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World-facing websites always have to be written carefully in order to prevent malicious attacks. There are tons of additional vulnerabilities and attack vectors which need to be addressed as well, but in this post I’m going to talk about the two most common: Cross Site Scripting (XSS) and SQL Injection.

If you already know what these are, feel free to skip down a bit to the section where I talk about where ATG Dynamo helps and where there are still some gaps.

Cross Site Scripting is essentially when someone malicious gets your website to source in their content, from their site usually (hence the “cross site”), to what you serve to your users. This can take many forms including embedding a malicious page inside an existing frame in your website, sourcing in javascript which runs on your user’s computer as if it had come from your site, embedding an inappropriate image in a page, or using tricks (or javascript) to redirect the user from your site to a competitor or even a site that LOOKS like yours, but isn’t.

It is an attack against your users, not your servers.

Crackers can use these types of attacks, either through carefully crafted links or through user contributed content (comments, posts, reviews, etc…) to deface a website, use Javascript to steal cookies and take over a session (stealing credit card information, login and passwords, account data, or placing fraudulent orders), hijacking the user to another site (a competitor or a phishing site), etc… They can even install persistent Javascript that will pass secret data each time the site is visited.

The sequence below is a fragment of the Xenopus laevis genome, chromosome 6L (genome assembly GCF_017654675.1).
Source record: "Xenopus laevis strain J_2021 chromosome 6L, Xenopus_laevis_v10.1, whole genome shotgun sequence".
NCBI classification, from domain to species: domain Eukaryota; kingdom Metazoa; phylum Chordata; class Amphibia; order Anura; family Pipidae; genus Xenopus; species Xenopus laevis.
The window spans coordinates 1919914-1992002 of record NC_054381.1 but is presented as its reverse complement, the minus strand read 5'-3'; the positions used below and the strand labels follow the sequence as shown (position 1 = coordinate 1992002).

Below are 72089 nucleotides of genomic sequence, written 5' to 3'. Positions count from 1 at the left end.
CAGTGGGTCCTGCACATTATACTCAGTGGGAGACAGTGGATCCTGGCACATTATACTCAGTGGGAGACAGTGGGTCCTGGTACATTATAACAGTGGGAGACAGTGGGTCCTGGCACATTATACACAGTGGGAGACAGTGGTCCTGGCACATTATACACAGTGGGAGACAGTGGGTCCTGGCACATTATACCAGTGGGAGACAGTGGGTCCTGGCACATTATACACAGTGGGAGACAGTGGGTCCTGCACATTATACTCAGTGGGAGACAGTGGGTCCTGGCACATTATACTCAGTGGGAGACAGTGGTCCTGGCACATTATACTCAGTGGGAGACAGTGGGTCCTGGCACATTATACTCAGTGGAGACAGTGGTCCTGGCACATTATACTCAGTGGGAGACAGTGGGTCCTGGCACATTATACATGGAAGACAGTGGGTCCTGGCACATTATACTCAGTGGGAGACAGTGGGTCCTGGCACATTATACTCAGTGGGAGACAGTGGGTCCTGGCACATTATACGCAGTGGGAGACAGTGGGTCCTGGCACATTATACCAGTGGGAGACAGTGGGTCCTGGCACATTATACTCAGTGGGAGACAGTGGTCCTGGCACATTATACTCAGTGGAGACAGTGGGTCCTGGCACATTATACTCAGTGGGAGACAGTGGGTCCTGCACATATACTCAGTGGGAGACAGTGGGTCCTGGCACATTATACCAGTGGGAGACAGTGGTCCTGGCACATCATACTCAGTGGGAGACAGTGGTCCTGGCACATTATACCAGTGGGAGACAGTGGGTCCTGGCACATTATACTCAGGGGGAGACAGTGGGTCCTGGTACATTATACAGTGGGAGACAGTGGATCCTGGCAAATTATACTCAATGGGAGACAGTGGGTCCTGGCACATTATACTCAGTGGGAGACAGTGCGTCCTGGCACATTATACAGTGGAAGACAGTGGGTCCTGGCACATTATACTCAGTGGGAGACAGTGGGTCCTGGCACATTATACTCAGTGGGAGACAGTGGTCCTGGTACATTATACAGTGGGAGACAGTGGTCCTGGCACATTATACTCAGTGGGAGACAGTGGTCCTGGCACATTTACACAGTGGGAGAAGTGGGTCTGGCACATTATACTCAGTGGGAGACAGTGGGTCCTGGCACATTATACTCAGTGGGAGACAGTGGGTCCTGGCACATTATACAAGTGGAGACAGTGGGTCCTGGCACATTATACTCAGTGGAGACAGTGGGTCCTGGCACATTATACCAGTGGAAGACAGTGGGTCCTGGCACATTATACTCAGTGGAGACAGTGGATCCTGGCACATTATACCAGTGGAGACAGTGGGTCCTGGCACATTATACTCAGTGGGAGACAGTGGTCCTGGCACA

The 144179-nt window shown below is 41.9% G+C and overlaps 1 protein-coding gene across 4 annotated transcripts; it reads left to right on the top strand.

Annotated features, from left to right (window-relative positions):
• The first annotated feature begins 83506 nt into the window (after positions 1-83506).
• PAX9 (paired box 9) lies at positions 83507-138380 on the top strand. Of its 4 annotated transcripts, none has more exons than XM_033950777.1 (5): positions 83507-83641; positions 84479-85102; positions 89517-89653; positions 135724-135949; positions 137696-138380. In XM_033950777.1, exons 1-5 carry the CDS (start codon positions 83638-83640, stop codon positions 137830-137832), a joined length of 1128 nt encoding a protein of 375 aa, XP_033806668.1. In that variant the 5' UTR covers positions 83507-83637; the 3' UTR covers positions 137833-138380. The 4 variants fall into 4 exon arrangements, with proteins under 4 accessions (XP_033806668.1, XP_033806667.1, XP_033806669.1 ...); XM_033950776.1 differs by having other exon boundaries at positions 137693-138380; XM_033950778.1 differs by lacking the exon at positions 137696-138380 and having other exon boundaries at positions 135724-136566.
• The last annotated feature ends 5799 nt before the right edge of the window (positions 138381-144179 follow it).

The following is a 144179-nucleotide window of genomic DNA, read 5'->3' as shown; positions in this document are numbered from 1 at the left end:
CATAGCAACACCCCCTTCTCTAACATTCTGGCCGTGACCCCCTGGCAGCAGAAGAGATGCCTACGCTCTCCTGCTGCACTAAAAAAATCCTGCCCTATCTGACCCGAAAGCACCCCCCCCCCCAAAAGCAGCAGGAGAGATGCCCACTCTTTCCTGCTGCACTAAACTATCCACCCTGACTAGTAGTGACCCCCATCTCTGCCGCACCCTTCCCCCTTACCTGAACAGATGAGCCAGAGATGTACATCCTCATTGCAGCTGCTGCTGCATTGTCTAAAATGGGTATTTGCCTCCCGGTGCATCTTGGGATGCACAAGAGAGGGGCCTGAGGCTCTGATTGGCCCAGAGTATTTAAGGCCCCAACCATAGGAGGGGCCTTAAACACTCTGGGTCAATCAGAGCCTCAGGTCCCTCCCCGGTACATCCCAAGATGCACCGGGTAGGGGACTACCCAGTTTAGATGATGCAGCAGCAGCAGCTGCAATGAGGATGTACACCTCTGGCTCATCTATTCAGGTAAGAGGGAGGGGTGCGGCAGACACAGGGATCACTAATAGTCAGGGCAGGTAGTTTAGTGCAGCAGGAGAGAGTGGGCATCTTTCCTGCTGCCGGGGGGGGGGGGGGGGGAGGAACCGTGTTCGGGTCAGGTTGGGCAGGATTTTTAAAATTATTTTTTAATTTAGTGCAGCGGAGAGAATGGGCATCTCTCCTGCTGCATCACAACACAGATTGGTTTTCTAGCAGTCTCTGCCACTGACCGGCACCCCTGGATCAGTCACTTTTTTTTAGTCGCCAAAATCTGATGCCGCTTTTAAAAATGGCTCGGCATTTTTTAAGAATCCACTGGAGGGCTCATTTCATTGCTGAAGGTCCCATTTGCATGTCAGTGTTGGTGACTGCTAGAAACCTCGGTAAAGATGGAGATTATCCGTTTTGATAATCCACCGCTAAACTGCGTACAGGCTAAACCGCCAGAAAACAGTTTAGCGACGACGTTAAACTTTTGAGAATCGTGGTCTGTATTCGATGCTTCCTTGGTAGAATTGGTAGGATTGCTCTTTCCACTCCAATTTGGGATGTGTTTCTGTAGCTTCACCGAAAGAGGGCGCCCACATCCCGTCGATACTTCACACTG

By stealing account information and by placing fraudulent orders these attacks can turn into attacks against your site, secondarily.

Typically these attacks are made by taking advantage of anywhere the website echoes back user input or query/post parameters within the contents of the rendered page. This could be a comment or review function, or even passing a query param along in a hidden form field. There are a million places where sites end up putting request data or un-cleansed data from the database into the contents of a page.

SQL Injection is where a cracker is able to directly manipulate your database. This can be used to bypass authentication mechanisms, delete critical data, or steal confidential information.

This most often happens when form input is used in a database query (select, update, and insert are all vulnerable). By inserting SQL into the form, a carelessly developed site will often pass that SQL directly to the database, where it is executed as if it was the web application running it.

So, now that we’ve covered the mechanisms and dangers of these two types of attacks, let’s talk about how ATG helps, and where there are still security gaps.

ATG automatically escapes output from valueof tags which prevents 95% of the normal issues which would plague a site written in PHP or straight JSP (you aren’t using any inline Java in your JSPs are you?).

One of the biggest, and most common, gaps is the use of:


ATG uses this in the form action attribute in many of their own pages, and it is common to see it commonly used across a site. This allows very simply constructed links (think in phishing e-mail or on a blog or forum site) to include malicious Javascript in a page.

So, if you are outputting anything that may contain user input, from a request or the database, use valueof, or if you can’t, escape it using ATG’s ServletUtils:


Now let’s talk about SQL Injection. ATG’s Repository layer (Data Anywhere) automatically prevents SQL injection. So as long as you are using it, you are safe. If you have to do straight JDBC work, ensure you are using parameterized queries.

There are excellent tools out there for analyzing your code base and application in order to find security issues like these, and others. My two favorites are Fortify which performs analysis of the code, tracing potentially dirty data through it’s lifecycle and identifying issues, and WebInspect which is a penetration testing tool which scans the web site looking for XSS vulnerabilities and other issues.

By | 2017-05-18T15:18:50+00:00 September 4th, 2007|ATG, Security|0 Comments

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